• To assist in conducting trainings in habitat management practices, monitoring of habitats and wildlife, eco-friendly tourism, to NGOs, local community groups, other stakeholders, policy makers, senior and mid-level forest officers and field staff and other development sector agencies.
• To develop field guides /identification keys on important groups of flora and fauna.
• To conduct impact assessment of habitat interventions, ecotourism etc.
• To contribute as a team in curriculum development and preparation of course material.

Candidates who possess the above qualification may apply with their curriculum vitae to the Executive Secretary, Periyar Foundation, Periyar Tiger Reserve, Thekkady P.O., Kumily, Idukki District, Kerala. Pin – 685536.  The name of the post should be written on the envelope containing application.

Last date for receipt of application is 15th April, 2012
Vacancies exist also for Sociologist / Socio-Ecologist, Regional Planner, Training Officer, Training Assistant, Field Assistant and Accountant

For more details log on to http://www.periyarfoundation.org/

Thursday, April 12, 2012

Rare image of a lynx using a highway wildlife-overpass in Banff National Park, Canada

                                                           Photo courtesy: Highwaywilding.org

Here is a very rare image of a Canada lynx using an overpass. The location is the Redearth Creek wildlife overpass on the Trans-Canada Highway in Banff National Park. The exact timing recorded by the camera trap is 8:34 a.m. on March 28, 2012. The overpass is one of the six overpasses in Banff National Park.

Assessing age from colour of coats – A case study involving Thornicroft's giraffes

Here is an interesting piece of research done on giraffes. Prof Fred Bercovitch from the Primate Research Institute and Wildlife Research Centre, Kyoto University working in tandem with  local  naturalist Phil Berry have discovered that Male giraffes' age can be estimated by looking at the colour of their coats. The research was done on Thornicroft's giraffes found in eastern Zambia's South Luangwa Valley. It is one of the nine recognised sub-species of giraffe.

The researchers were able to attach specific ages to coat colour changes. Change in male pelage colouration takes on an average 1.8 years. The males are completely covered with coal-black blotches at an average age of 9.4 years.

Journal Reference 
Darkening coat colour reveals life history and life expectancy of male Thornicroft's giraffes
P. S. M. Berry and F. B. Bercovitch,

Journal of Zoology, Article first published online: 8 MAR 2012 DOI: 10.1111/j.1469-7998.2012.00904.x

Wednesday, April 11, 2012

Vehicular traffic and the use of highway edges by large mammals – Urgent need for holistic EIA

Impact of vehicular traffic on the use of highway edges by large mammals in a South Indian wildlife reserve
Sanjay Gubbi, H. C. Poornesha andM. D. Madhusudan

Here is a paper that is of great relevance to wildlife managers.

Expansion and improvement of transport and other infrastructure networks is a natural accompaniment to the economic boom that India is experiencing. The authors of this paper say that even though there are legally mandated assessments of the potential ecological impacts of such infrastructure projects prior to implementation, rarely are there any post-implementation assessments of their real ecological impacts.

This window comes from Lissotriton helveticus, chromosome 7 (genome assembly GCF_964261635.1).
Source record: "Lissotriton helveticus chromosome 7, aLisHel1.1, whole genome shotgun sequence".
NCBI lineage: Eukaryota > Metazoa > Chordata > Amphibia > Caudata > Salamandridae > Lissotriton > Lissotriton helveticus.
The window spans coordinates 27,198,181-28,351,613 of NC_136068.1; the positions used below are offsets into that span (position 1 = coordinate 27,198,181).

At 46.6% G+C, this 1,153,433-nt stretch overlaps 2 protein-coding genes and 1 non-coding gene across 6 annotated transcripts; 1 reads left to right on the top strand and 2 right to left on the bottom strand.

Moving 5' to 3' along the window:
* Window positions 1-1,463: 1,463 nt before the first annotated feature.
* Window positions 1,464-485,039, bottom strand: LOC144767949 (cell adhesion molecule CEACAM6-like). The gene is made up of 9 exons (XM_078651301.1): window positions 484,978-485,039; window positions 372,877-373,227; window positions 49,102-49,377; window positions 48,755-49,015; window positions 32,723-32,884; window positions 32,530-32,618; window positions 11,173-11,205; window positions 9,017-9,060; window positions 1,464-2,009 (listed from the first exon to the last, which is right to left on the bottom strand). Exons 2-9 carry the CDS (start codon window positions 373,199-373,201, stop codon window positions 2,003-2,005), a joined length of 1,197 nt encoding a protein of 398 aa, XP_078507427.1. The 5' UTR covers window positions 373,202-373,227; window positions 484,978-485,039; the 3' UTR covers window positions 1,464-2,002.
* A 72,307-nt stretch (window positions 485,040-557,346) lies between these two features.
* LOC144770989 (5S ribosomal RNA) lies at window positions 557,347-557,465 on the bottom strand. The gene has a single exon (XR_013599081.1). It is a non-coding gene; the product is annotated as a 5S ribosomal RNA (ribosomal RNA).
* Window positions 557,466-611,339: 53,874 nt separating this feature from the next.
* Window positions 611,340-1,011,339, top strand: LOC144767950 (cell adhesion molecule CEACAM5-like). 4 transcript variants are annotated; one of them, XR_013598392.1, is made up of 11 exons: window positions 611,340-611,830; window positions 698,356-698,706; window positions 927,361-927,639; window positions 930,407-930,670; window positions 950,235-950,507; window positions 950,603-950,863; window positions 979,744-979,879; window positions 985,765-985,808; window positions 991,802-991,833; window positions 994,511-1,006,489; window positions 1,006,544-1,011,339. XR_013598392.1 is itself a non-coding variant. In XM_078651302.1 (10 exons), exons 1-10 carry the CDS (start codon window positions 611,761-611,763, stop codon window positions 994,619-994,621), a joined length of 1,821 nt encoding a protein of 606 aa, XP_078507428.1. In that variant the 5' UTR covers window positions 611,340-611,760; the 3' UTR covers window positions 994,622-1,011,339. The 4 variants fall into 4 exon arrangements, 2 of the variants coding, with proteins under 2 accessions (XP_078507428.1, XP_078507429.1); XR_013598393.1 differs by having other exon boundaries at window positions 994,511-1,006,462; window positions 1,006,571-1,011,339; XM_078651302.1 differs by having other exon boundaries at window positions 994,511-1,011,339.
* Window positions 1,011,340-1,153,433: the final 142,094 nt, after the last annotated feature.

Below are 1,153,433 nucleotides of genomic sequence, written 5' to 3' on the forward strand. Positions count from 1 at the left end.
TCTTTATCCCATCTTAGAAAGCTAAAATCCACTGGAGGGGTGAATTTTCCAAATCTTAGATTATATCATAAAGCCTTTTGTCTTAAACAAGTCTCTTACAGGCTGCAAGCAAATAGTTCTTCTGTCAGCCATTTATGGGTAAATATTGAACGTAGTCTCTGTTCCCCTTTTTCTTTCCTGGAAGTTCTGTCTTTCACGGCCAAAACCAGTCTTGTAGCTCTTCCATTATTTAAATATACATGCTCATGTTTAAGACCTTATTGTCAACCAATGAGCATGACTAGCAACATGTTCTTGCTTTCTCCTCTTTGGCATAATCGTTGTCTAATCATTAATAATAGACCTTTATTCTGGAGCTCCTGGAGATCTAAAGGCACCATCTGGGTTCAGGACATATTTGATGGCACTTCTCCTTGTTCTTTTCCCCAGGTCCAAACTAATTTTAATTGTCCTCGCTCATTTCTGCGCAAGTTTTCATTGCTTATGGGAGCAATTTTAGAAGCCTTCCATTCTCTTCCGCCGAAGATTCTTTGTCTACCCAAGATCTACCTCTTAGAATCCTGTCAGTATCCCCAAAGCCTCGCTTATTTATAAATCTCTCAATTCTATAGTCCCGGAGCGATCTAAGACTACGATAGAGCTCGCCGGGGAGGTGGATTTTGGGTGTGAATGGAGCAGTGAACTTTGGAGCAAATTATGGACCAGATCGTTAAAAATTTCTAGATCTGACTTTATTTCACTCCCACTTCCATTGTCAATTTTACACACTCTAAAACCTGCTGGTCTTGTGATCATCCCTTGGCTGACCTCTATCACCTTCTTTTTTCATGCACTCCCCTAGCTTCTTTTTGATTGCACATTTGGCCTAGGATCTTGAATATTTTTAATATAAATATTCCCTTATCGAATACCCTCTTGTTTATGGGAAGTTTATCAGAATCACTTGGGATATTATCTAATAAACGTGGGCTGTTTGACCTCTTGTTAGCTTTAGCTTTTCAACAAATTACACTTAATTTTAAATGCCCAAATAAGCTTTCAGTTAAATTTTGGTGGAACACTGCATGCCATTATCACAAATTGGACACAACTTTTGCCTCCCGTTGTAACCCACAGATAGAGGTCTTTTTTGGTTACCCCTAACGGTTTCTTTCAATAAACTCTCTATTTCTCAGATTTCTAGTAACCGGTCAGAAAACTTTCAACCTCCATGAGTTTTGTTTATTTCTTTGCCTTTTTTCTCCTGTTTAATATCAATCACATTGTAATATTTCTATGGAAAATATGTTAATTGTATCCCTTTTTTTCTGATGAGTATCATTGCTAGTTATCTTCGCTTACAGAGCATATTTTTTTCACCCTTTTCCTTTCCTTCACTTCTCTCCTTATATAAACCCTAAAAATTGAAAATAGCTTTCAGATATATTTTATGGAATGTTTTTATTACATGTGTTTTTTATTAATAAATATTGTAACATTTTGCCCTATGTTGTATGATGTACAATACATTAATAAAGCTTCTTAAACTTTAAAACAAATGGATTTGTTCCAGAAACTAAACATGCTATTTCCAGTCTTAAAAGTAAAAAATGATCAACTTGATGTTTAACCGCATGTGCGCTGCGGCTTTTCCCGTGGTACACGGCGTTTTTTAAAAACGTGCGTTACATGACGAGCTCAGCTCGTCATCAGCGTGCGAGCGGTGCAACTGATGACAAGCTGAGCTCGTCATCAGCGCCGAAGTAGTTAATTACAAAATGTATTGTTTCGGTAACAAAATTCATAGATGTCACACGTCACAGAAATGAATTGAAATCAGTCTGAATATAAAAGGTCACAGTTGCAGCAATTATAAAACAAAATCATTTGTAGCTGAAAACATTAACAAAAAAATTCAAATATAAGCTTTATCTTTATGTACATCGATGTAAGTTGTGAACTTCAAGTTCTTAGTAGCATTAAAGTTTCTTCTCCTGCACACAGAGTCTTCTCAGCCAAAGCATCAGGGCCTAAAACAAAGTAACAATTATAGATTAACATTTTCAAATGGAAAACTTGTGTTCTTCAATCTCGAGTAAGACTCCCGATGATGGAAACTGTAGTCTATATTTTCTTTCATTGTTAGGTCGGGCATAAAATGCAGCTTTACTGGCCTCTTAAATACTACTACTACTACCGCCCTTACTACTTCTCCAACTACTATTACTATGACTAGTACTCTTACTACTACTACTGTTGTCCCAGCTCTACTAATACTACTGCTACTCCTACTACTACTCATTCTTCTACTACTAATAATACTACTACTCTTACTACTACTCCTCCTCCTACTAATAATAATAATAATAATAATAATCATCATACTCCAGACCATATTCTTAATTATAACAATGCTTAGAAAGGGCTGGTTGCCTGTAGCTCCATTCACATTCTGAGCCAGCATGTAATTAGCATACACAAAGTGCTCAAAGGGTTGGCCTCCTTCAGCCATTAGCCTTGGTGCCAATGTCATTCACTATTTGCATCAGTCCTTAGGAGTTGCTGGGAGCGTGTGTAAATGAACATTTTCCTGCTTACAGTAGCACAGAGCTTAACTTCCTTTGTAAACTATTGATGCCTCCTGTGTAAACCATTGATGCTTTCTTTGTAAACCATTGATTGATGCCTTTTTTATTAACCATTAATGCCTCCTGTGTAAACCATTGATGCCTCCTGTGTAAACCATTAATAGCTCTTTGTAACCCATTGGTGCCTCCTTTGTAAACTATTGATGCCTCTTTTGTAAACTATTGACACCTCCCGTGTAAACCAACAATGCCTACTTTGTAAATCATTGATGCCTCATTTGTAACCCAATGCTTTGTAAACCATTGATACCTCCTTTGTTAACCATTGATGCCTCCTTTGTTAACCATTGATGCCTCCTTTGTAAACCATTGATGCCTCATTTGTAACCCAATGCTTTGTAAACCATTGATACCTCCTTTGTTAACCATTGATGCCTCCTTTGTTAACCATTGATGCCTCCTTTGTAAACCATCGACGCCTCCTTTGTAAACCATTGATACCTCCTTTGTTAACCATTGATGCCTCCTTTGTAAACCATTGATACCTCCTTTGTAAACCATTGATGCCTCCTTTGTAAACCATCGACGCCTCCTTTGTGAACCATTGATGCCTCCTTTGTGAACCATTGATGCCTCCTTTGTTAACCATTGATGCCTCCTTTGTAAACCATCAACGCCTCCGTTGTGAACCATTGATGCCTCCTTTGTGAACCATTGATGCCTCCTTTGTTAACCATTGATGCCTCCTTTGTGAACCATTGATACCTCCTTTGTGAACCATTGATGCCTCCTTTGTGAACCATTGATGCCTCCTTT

The researchers present results of a preliminary study examining the impact of vehicular traffic on the usage of road edges by large mammals along a highway passing through Nagarahole Tiger Reserve. Using triggered camera traps they estimated large mammal encounter rates on two consecutive sections of the same highway – one closed to vehicular traffic and the other open to vehicles only during daytime.

The researchers observed lower encounter rates of chital, gaur and elephants at camera traps in the highway segment with higher vehicular traffic density. They add that this is an indication of the fact that these species avoided busy highways. A more sustained monitoring over time is required for a better understanding of how these species respond to vehicular traffic along highways.

State Forest Departments do not take road kills seriously unless the animal killed is large. Hence systematic record-keeping of all mortalities due to road kills would provide the necessary data to assess and mitigate impacts of vehicular traffic on wildlife. There is an urgent need for scientifically designed wildlife crossing structures while planning highways through wildlife reserves.

 Based on their findings, the researchers emphasize the importance of continued ecological impact assessments of development projects to identify and mitigate unforeseen impacts. They make a fervent plea for an approach that integrates development planning with conservation concerns, especially where development projects coincide with ecologically critical areas.

The prevailing system of rapid EIAs by untrained people, often hired by project proponents themselves should be dispensed with. What is needed is rigorous and peer-scrutinized assessments carried out by trained wildlife biologists.  The country needs to invest in a more holistic process of development planning that includes – rather than ignores – the conservation of its priceless natural heritage.

I thank Annapoorna Daithota of ncf-india for sending me a copy of the paper

Monday, April 09, 2012

Book Recommendation

The other day Girish from Karnataka, one of the regular readers of this blog, wanted a recommendation of a book on Population Genetics suited to the needs of graduate students and wildlife managers. Here is my recommendation “Population Genetics for Animal Conservation”. The book was published in 2009.   This book integrates 'the analytical methods approach' with the 'real problems approach' in conservation genetics. If you have better recommendation please pass it on. Girish would be delighted to get your recommendations.

Population Genetics for Animal Conservation
Giorgio Bertorelle, Università degli Studi di Ferrara, Michael W. Bruford, Heidi C. Hauffe, Edmund Mach Foundation, Annapaolo Rizzoli and Cristiano Vernesi
Cambridge University Press
ISBN: 9780521685375

Saturday, April 07, 2012

The Diversity of Sacred Lands in Europe – IUCN WCPA news release